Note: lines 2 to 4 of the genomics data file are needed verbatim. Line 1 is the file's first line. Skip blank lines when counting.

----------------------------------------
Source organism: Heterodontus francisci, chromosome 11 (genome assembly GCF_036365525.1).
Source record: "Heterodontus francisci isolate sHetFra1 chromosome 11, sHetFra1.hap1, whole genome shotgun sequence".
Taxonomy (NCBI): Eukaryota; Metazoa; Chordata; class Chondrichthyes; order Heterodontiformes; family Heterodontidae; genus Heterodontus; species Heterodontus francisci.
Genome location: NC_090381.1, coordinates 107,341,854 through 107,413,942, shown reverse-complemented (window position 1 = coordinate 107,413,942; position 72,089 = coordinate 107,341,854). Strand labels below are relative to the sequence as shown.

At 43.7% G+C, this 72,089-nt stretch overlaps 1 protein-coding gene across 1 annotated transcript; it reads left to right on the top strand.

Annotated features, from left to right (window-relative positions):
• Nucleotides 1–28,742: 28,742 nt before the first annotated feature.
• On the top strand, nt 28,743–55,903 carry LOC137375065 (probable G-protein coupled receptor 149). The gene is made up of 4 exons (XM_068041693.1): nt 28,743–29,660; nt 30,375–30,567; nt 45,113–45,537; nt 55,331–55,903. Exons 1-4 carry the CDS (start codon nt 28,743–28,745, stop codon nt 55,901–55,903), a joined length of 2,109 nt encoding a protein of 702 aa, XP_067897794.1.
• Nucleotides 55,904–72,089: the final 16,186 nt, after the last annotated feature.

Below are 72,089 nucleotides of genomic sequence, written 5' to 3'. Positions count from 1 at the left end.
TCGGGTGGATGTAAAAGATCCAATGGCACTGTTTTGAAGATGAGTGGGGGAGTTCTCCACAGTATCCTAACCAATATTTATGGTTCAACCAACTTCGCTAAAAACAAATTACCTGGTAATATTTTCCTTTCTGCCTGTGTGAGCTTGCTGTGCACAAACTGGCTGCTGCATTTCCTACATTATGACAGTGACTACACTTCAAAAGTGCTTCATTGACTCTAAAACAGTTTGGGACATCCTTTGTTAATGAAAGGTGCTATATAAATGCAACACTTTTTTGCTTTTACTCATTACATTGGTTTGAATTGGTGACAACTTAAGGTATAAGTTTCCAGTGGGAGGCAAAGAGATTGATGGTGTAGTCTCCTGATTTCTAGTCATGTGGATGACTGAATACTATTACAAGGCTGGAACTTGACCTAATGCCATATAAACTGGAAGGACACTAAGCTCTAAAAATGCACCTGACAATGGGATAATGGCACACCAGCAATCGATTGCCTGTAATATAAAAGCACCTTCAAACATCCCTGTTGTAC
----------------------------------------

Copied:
Source record: "Heterodontus francisci isolate sHetFra1 chromosome 11, sHetFra1.hap1, whole genome shotgun sequence".
Taxonomy (NCBI): Eukaryota; Metazoa; Chordata; class Chondrichthyes; order Heterodontiformes; family Heterodontidae; genus Heterodontus; species Heterodontus francisci.
Genome location: NC_090381.1, coordinates 107,341,854 through 107,413,942, shown reverse-complemented (window position 1 = coordinate 107,413,942; position 72,089 = coordinate 107,341,854). Strand labels below are relative to the sequence as shown.